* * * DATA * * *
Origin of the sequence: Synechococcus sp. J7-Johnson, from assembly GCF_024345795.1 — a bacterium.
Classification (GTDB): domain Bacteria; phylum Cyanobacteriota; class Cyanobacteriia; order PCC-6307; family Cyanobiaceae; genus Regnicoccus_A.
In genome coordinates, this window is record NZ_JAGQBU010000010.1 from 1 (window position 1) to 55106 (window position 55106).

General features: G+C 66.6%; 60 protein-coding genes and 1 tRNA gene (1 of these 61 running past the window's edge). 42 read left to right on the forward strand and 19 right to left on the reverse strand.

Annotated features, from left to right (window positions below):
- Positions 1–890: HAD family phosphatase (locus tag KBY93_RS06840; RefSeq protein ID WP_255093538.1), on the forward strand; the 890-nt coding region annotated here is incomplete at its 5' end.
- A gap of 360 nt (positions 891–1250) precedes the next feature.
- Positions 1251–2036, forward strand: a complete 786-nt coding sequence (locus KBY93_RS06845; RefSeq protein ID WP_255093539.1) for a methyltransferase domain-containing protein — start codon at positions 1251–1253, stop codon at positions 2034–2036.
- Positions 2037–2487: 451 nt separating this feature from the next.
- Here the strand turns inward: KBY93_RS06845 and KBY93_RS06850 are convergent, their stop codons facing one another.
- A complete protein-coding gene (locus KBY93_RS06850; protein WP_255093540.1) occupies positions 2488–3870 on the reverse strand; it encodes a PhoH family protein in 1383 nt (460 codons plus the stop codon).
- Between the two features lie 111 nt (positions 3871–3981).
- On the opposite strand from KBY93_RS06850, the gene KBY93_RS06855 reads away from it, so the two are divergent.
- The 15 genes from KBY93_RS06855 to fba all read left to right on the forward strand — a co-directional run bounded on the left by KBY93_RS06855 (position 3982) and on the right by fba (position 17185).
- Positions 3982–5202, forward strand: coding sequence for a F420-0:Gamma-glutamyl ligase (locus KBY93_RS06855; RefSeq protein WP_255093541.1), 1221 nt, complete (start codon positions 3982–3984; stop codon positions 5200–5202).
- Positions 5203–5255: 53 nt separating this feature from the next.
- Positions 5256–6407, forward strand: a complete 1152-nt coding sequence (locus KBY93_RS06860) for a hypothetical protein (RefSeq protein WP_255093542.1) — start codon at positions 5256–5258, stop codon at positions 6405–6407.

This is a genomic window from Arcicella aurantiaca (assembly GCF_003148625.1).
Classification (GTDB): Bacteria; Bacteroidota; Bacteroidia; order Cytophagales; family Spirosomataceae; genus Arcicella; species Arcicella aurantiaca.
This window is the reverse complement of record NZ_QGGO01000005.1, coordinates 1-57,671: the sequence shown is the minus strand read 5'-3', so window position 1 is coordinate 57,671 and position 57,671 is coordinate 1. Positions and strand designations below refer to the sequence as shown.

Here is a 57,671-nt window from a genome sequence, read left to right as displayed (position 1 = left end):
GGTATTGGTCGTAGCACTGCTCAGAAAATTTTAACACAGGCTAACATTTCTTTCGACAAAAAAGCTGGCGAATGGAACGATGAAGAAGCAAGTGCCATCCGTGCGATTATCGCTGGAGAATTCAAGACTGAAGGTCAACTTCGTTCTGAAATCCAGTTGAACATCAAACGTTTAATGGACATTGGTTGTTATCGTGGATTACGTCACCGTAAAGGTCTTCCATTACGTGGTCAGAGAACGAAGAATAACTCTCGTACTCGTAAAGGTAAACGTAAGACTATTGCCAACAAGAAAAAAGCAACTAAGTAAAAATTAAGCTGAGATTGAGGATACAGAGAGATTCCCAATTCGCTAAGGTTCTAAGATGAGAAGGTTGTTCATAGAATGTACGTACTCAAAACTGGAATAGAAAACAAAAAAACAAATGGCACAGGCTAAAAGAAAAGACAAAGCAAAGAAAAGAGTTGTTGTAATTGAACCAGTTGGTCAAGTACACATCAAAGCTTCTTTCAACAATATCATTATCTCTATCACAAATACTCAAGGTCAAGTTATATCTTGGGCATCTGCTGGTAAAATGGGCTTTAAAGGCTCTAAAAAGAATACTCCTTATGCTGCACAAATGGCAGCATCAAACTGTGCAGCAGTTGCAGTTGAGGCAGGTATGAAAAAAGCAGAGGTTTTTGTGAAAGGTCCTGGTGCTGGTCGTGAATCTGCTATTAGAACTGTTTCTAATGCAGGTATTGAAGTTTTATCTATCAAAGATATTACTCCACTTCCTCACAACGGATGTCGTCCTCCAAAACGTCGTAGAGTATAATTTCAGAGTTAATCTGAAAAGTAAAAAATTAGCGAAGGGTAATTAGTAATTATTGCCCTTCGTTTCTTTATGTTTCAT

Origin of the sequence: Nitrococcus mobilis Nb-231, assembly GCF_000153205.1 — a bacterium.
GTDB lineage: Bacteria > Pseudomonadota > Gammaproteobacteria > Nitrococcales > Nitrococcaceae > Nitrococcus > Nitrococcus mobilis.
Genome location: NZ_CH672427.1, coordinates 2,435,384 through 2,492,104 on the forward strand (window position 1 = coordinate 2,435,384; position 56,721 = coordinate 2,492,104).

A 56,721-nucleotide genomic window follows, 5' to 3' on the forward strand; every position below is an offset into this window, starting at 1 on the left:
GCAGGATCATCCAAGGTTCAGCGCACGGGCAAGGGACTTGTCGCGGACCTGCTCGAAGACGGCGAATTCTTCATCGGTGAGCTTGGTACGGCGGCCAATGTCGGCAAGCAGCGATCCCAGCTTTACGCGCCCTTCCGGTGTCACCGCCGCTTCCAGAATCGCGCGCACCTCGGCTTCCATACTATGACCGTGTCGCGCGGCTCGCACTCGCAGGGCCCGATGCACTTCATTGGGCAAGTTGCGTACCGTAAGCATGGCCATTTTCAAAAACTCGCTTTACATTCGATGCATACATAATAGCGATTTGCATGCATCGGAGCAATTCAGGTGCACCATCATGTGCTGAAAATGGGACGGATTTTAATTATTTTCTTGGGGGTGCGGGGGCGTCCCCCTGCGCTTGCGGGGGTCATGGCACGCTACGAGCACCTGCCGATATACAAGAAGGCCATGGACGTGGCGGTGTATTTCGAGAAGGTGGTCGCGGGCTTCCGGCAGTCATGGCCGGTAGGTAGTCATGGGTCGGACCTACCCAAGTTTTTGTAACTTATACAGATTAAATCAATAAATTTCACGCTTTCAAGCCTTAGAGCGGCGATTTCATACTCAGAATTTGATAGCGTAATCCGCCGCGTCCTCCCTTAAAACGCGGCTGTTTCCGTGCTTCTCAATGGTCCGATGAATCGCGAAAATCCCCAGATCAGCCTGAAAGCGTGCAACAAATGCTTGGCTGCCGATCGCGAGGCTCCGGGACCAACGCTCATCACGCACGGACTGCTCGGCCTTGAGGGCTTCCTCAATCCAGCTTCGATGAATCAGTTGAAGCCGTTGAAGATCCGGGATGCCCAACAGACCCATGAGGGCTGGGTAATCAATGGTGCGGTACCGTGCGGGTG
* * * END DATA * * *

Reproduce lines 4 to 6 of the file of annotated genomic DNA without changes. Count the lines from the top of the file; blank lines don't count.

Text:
General features: G+C 66.6%; 60 protein-coding genes and 1 tRNA gene (1 of these 61 running past the window's edge). 42 read left to right on the forward strand and 19 right to left on the reverse strand.

Annotated features, from left to right (window positions below):
- Positions 1–890: HAD family phosphatase (locus tag KBY93_RS06840; RefSeq protein ID WP_255093538.1), on the forward strand; the 890-nt coding region annotated here is incomplete at its 5' end.